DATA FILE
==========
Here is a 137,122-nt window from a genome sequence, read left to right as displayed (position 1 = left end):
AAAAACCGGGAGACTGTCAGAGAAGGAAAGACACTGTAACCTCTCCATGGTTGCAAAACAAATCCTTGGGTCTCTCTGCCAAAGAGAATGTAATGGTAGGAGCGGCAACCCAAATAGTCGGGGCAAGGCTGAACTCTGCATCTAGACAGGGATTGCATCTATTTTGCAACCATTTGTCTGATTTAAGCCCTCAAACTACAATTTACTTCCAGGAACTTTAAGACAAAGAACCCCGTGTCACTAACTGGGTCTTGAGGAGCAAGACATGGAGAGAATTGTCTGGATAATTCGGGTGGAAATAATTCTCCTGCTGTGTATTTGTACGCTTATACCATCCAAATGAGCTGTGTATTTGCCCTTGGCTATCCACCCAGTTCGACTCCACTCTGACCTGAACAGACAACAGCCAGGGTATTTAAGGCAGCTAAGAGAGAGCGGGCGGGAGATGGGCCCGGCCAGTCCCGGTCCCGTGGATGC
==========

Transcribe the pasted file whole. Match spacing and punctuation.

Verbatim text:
Here is a 137,122-nt window from a genome sequence, read left to right as displayed (position 1 = left end):
AAAAACCGGGAGACTGTCAGAGAAGGAAAGACACTGTAACCTCTCCATGGTTGCAAAACAAATCCTTGGGTCTCTCTGCCAAAGAGAATGTAATGGTAGGAGCGGCAACCCAAATAGTCGGGGCAAGGCTGAACTCTGCATCTAGACAGGGATTGCATCTATTTTGCAACCATTTGTCTGATTTAAGCCCTCAAACTACAATTTACTTCCAGGAACTTTAAGACAAAGAACCCCGTGTCACTAACTGGGTCTTGAGGAGCAAGACATGGAGAGAATTGTCTGGATAATTCGGGTGGAAATAATTCTCCTGCTGTGTATTTGTACGCTTATACCATCCAAATGAGCTGTGTATTTGCCCTTGGCTATCCACCCAGTTCGACTCCACTCTGACCTGAACAGACAACAGCCAGGGTATTTAAGGCAGCTAAGAGAGAGCGGGCGGGAGATGGGCCCGGCCAGTCCCGGTCCCGTGGATGC